MUENSTER — Award-winning Saskatoon-based writer Candace Savage awed a St. Peter’s College crowd with readings from two new pieces of published work.
St. Peter’s students and literary connoisseurs took in the Oct. 1 reading with Savage speaking on both her process and the inspiration for her recently published children’s book, Hello, Crow, and her newest book, Strangers in the House.
Hello, Crow, based on true events that Savage discovered, tells the story of Franny, a young girl who befriends a crow. The crow starts to bring her gifts as a sign of their friendship.
In Strangers in the House, Savage makes the walls of her Saskatoon home talk with research into the original owners, a French Canadian couple, Napoléon Sureau dit Blondin and his wife, and their lives within the big events of the turn of the century, including the Orange Order and the Ku Klux Klan having their presence in Saskatchewan.
“What I discovered was that English Canadian culture was in its foundation very badly infected with hatred of Catholics and suspicion of everybody else. This sense that being English speaking and Protestant made you superior to everyone else.”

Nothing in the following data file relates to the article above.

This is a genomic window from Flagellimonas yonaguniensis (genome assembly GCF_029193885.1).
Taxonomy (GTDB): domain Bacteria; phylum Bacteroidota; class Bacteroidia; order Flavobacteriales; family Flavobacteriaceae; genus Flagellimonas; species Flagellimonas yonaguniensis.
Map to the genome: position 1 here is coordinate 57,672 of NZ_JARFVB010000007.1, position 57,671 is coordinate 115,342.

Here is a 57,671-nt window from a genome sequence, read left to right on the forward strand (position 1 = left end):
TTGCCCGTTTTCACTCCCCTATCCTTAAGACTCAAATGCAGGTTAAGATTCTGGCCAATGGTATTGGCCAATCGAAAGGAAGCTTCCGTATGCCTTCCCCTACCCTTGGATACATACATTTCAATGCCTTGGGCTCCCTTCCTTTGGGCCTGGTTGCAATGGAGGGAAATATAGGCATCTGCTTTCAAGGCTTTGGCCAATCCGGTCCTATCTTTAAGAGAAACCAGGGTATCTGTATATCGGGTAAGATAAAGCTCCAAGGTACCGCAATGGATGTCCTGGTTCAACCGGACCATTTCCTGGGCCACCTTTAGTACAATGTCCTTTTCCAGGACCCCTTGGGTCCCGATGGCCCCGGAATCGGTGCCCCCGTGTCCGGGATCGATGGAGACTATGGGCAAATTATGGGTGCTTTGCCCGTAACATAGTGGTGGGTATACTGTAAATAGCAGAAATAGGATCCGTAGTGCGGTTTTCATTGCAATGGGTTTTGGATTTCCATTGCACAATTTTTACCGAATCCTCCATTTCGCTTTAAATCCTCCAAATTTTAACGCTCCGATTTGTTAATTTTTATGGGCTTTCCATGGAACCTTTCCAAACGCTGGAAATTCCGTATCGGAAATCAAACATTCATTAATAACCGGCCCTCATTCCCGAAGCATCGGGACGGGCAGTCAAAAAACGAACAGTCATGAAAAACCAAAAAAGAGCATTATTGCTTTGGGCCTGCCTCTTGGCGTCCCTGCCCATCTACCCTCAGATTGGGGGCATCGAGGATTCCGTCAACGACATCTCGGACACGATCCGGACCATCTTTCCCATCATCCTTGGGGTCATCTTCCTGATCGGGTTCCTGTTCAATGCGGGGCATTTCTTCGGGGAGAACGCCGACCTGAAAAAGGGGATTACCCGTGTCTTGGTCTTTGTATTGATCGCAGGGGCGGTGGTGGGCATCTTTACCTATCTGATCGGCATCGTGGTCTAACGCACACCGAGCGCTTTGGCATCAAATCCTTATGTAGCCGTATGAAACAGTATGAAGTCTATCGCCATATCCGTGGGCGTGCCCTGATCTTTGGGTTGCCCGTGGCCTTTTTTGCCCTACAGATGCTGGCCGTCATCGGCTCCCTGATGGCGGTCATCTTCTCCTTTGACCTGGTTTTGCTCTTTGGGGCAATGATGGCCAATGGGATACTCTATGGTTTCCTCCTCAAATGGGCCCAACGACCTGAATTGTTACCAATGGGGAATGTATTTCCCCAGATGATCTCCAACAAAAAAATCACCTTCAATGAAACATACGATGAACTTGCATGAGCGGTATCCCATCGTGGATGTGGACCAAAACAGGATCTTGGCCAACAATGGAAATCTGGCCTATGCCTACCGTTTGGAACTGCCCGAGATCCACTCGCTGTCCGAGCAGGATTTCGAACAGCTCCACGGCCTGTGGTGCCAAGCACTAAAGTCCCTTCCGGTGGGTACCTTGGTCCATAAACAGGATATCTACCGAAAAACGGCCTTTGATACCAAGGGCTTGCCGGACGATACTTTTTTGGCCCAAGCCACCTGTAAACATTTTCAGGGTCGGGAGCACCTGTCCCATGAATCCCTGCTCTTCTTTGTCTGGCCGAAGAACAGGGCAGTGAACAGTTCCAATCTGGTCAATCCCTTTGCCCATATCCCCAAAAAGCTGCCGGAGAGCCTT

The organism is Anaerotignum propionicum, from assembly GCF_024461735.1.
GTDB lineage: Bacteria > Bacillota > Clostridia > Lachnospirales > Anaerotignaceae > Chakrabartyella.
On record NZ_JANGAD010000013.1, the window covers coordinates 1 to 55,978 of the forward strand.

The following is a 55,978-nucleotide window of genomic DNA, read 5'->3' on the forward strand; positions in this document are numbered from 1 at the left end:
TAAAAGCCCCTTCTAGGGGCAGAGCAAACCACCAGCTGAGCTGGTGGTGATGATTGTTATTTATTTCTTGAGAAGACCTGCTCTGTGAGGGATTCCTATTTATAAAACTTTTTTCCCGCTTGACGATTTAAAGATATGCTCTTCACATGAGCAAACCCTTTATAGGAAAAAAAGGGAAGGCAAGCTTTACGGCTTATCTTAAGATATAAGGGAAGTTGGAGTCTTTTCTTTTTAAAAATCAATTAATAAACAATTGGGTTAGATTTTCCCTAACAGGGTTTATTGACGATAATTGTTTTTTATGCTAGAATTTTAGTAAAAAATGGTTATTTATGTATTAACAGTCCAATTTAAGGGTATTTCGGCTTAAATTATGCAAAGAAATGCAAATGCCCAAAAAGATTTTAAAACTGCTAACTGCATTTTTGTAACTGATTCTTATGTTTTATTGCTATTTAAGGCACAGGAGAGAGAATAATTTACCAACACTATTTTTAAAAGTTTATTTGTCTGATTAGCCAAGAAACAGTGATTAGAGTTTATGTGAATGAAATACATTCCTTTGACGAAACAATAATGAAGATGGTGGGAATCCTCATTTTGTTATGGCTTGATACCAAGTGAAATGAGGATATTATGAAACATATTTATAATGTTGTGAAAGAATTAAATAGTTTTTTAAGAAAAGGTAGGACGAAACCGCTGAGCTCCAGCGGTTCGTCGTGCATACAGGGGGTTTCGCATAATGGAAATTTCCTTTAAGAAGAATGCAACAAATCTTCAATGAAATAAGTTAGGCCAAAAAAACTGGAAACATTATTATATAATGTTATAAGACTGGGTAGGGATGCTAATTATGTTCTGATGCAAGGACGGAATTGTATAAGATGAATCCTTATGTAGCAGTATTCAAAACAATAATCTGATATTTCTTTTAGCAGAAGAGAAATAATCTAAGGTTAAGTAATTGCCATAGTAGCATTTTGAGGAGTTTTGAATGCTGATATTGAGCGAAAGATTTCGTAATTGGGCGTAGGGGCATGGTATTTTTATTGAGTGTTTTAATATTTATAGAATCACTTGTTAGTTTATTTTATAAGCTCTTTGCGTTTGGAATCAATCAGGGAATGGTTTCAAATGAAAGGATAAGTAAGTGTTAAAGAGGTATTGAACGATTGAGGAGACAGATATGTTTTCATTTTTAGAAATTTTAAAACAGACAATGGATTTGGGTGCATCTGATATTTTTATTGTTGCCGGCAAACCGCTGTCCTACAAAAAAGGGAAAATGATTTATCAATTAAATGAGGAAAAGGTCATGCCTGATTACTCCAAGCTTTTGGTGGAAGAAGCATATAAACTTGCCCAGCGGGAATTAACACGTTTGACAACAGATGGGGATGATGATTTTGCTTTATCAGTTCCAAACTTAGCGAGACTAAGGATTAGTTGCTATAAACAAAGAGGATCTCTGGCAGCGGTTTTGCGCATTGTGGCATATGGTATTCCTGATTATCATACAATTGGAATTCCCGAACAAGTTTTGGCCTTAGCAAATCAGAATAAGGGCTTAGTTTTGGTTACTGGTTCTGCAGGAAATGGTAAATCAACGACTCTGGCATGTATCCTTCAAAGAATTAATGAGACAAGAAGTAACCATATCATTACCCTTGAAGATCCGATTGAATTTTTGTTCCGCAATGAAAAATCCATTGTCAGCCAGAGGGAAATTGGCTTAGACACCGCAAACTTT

From the educational system to the rise of social groupings, the Blondins had to disguise their “foreignness,” Savage said.
This attitude is still there in the modern world of the 21 century, and being suspicious of others has once again been given “extraordinary permission”, particularly through the politics in the United States, Savage said, adding that those attitudes rather alarmingly mirror those of the 1920s.
”There were a few women in Saskatchewan who were Catholic who were teaching in public schools in Catholic communities wearing their habits. This was seen as being a terrible thing. Now we have some people who are very alarmed because there are Muslim women wearing headscarves.”
Ironically, Savage said, laws have been passed in Quebec banning people from wearing turbans and headscarves in certain professions. French Canadians should be the last people to display this kind of prejudice since they know how it feels to have biases pushed on them.
“The attitude is still there and can be invoked so easily.”
Savage’s visit was sponsored by the Saskatchewan Writers’ Guild, SaskCulture, and Saskatchewan Lotteries